AC joint arthrosis with subacromial spur

by Lee
(Canada)

AC joint spur

Received MRI results and told I have to waith 3 months to see the surgeon.

1. Will the spur have to be removed?

2. There is a full thickness tearing of the supraspinatus tendon. Will this heal on its own?


Hello Lee,
Well, that gives you three months to see if you can rehabilitate this shoulder without surgery.

The AC joint in the shoulder is very prone to arthritis, second only to the thumb. So there's nothing unusual in that spur. It's a question of how large it is, how much it restricts the motion of the AC joint, and what affect it has on the supraspinatus tendon.

Do a little test: raise first your good arm to about 30* in front of you, turn your arm inwards so the thumb points downwards. Now raise your arm to 90* about ten times.

Repeat now with the naughty arm. Can you do it? Is it painful? Does the arm tire much more quickly?

I'm assuming you have pain in the shoulder and restricted range of motion. Can you raise your arm above your head? Forwards and sideways? Can you reach behind you to your bra strap?

As you can see there are many ifs, buts, and maybes.

To be quite honest I can't answer your question without an examination. But it ALWASY makes sense to try the conservative approach, before resorting to surgery.

Two suggestions: start our "Frozen shoulder exercises" - plug the term into the Search this site function at Chiropractic Help. Do them faithfully for a month. If it's improving, keep doing them. If not, start looking (now) for a sports oriented chiropractor, preferably one with a FICS qualification. Contact your local chiropractic association for a name.

I hope this has contributed.

Dr b

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Interesting challenges of the day

1. Mr S is a 76 year old man with neck pain of some 9 months duration. Luckily, most of the discomfort is upper cervical which is only rarely arthritic; his lower cervical spine is a degenerative mess that I've left alone. After seven treatments his pain and stiffness is 50 percent better, and he's happy in the circumstances. He can sleep through the night now and that makes a huge difference.

2. Mr P is 32 year old man with very severe lower back pain radiating to the big toe which is 30 percent numb. He had an episode three weeks ago, took anti inflammatories and was soon better as is typical of the medial disc herniation. But before it healed, after a trivia it came roaring back, much worse. The characteristic crossed sign was evident; sitting in a chair, straightening the right leg provoked severe left back pain and tingling in the leg. He's doing well.

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Despite a hectic job, she wisely took my advice and stayed home for what I call exercising bed rest.

4. Mr S has had lower back, groin and back of thigh and calf pain for fourth months.

He has a pincer deformity in the hip causing the stabs in the groin, and a degenerative facet causing the sciatica. Both are responding well to chiropractic and he's well pleased; sixty five percent better after three treatments.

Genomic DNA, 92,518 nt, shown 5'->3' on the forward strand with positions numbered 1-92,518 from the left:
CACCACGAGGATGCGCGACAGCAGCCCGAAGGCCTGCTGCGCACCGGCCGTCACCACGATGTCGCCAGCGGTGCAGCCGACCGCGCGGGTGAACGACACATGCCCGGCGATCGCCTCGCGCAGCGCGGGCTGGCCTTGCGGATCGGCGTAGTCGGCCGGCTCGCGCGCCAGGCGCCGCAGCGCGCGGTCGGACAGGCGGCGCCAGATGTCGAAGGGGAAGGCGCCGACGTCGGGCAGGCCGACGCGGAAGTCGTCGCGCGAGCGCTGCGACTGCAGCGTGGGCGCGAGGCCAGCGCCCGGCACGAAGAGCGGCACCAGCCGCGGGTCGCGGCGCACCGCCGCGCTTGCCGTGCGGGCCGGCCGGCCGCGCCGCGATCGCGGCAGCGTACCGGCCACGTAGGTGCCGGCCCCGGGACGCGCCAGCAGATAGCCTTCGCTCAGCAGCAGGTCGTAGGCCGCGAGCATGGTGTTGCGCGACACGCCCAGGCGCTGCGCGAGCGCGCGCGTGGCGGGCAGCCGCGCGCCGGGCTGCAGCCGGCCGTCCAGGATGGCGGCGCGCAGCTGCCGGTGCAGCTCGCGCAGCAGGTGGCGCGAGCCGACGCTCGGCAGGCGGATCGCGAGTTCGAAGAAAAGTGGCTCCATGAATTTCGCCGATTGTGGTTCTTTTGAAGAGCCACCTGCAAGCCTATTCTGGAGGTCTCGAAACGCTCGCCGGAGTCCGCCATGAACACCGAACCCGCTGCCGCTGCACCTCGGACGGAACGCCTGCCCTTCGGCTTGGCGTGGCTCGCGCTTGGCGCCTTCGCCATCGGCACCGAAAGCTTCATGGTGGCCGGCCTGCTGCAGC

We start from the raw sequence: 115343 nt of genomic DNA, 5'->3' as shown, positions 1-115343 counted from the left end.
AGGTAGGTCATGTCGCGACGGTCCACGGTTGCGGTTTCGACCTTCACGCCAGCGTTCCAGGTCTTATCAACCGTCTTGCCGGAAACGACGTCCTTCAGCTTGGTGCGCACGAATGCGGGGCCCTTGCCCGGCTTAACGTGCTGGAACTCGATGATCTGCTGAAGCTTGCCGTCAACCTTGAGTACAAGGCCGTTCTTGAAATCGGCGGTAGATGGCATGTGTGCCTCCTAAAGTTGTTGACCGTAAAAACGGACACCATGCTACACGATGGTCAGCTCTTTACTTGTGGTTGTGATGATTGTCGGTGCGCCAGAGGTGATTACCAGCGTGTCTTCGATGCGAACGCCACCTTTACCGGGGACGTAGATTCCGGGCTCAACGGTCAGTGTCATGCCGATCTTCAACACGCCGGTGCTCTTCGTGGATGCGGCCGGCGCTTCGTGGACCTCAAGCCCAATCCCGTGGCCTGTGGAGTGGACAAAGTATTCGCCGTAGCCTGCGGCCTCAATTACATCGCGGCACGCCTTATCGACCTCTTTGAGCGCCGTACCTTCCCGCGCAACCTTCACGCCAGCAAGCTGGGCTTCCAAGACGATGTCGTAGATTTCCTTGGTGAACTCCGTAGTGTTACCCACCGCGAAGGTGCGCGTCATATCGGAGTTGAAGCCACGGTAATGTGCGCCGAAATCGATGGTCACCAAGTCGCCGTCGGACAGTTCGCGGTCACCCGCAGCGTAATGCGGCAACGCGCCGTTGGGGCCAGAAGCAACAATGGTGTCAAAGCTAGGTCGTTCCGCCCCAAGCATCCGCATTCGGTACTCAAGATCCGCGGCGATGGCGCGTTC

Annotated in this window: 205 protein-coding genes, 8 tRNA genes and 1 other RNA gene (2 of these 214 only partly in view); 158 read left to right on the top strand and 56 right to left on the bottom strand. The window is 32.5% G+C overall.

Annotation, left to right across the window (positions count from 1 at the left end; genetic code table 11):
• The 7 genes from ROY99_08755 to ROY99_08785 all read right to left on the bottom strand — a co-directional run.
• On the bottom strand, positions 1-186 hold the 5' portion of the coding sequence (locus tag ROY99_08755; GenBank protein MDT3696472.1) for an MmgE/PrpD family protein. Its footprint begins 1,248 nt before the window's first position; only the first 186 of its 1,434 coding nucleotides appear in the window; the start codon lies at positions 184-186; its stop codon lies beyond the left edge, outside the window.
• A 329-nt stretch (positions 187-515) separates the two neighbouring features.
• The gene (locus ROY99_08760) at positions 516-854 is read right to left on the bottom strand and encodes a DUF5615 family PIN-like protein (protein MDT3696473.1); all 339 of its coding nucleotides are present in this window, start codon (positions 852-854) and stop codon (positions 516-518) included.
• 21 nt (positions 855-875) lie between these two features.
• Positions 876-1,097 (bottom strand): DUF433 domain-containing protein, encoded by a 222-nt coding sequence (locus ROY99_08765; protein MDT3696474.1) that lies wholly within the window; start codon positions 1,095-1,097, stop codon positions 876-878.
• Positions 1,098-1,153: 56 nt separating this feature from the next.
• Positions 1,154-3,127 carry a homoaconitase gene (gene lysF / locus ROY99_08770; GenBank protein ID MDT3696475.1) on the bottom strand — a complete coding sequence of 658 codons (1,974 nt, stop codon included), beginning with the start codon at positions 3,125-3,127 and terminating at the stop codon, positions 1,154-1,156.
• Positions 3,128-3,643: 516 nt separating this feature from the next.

5. Mr T is a wise man; he's taken a warning TIA seriously and has lost 15 pounds, and has at least as much again to lose. A change to a low starch diet and half hour daily walk has made the difference; but the walking is making his foot and back miserable. The expensive orthotic is hopeless; luckily his hips and back are fine, but he needs a simple heel lift.

6. I too have had serious lower back issues, luckily fixed by my own chiropractor; so I too have to do my exercises, take care when lifting supers full of honey, gardening and using the chainsaw. Regaining the function of your spine is just as important as the pain.

7. My own granddaughter, only 7 is hypermobile giving her pelvic, knee and ankle issues. Xrays show a mildly dysplastic hip. Years ago we would have called it growing pains. She too regularly needs chiropractic care and luckily responds well. Increased range of motion is more difficult than too stiff in my opinion. Our care is for kids too.

8. This 65 year old lady is a serious gardener; every day she is bending, lifting and digging for 2 to 3 hours a day. It regularly catches her in the sacroiliac joint, so she has a treatment once a month that sorts it out. She does her lower back exercises faithfully.

9. This 88 year old lady is an inspiration; every day she is busy in the community. With a nasty scoliosis she manages very well with a chiropractic adjustment every six weeks and exercises faithfully done.  

10. Mr X is a 71 year old retired man who wants to continue with maintenance care every six to eight weeks; he had suffered from two years of lower back pain when he first came a year ago. He has no discomfort now after 8 chiropractic treatments, but is aware that danger lurks.

11. Mrs C has been having severe headaches, and taking a lot of analgesics. It's a non complicated upper cervical facet syndrome, and she's doing well.

12. Mr D is a 38 old year man with chronic shoulder pain after a rotator cuff tear playing cricket. It responded well to treatment, but he knows he must do his exercises every day; for two years he couldn't sleep on that shoulder.

13. Mr D, a 71 year old man, has a severe ache in the shoulder and midback since working above his head. Trapped nerve tests are negative but he has advanced degenerative joints of Luschka; after just two treatments he is 50 percent better. Can we reach 90?

And so the day goes; chiropractors shouldn't be treating the elderly most medical sites state but that's so much bunkum.



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